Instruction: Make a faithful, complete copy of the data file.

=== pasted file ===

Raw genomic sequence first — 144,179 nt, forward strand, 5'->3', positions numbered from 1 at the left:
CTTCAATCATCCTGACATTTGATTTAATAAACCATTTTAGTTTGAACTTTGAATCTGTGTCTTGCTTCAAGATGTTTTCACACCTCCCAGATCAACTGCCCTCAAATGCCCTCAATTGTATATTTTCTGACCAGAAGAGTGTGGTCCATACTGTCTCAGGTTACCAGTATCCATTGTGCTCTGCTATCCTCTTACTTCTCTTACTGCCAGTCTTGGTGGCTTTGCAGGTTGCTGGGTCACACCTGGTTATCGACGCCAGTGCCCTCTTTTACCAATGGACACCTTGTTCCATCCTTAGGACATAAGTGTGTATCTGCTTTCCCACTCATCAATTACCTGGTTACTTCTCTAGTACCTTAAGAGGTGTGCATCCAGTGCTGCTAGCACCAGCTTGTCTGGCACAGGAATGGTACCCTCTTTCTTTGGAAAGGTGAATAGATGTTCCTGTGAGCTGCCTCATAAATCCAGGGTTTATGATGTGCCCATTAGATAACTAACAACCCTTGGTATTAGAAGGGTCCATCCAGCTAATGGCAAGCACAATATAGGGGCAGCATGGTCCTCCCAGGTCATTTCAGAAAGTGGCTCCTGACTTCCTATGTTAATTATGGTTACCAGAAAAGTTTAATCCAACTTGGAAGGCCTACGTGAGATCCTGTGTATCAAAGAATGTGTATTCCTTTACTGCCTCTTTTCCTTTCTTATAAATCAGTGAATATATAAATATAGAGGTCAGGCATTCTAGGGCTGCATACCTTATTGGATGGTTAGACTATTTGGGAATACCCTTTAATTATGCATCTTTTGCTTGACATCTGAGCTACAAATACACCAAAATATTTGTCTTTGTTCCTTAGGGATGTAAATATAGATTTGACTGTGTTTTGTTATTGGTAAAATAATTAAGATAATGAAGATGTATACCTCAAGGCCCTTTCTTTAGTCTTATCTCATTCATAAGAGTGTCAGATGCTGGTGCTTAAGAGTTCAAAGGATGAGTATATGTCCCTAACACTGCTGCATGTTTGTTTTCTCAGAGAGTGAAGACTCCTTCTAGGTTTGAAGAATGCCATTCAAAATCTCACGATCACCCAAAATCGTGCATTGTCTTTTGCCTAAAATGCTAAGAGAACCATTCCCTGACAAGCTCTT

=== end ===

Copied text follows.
Raw genomic sequence first — 144,179 nt, forward strand, 5'->3', positions numbered from 1 at the left:
CTTCAATCATCCTGACATTTGATTTAATAAACCATTTTAGTTTGAACTTTGAATCTGTGTCTTGCTTCAAGATGTTTTCACACCTCCCAGATCAACTGCCCTCAAATGCCCTCAATTGTATATTTTCTGACCAGAAGAGTGTGGTCCATACTGTCTCAGGTTACCAGTATCCATTGTGCTCTGCTATCCTCTTACTTCTCTTACTGCCAGTCTTGGTGGCTTTGCAGGTTGCTGGGTCACACCTGGTTATCGACGCCAGTGCCCTCTTTTACCAATGGACACCTTGTTCCATCCTTAGGACATAAGTGTGTATCTGCTTTCCCACTCATCAATTACCTGGTTACTTCTCTAGTACCTTAAGAGGTGTGCATCCAGTGCTGCTAGCACCAGCTTGTCTGGCACAGGAATGGTACCCTCTTTCTTTGGAAAGGTGAATAGATGTTCCTGTGAGCTGCCTCATAAATCCAGGGTTTATGATGTGCCCATTAGATAACTAACAACCCTTGGTATTAGAAGGGTCCATCCAGCTAATGGCAAGCACAATATAGGGGCAGCATGGTCCTCCCAGGTCATTTCAGAAAGTGGCTCCTGACTTCCTATGTTAATTATGGTTACCAGAAAAGTTTAATCCAACTTGGAAGGCCTACGTGAGATCCTGTGTATCAAAGAATGTGTATTCCTTTACTGCCTCTTTTCCTTTCTTATAAATCAGTGAATATATAAATATAGAGGTCAGGCATTCTAGGGCTGCATACCTTATTGGATGGTTAGACTATTTGGGAATACCCTTTAATTATGCATCTTTTGCTTGACATCTGAGCTACAAATACACCAAAATATTTGTCTTTGTTCCTTAGGGATGTAAATATAGATTTGACTGTGTTTTGTTATTGGTAAAATAATTAAGATAATGAAGATGTATACCTCAAGGCCCTTTCTTTAGTCTTATCTCATTCATAAGAGTGTCAGATGCTGGTGCTTAAGAGTTCAAAGGATGAGTATATGTCCCTAACACTGCTGCATGTTTGTTTTCTCAGAGAGTGAAGACTCCTTCTAGGTTTGAAGAATGCCATTCAAAATCTCACGATCACCCAAAATCGTGCATTGTCTTTTGCCTAAAATGCTAAGAGAACCATTCCCTGACAAGCTCTT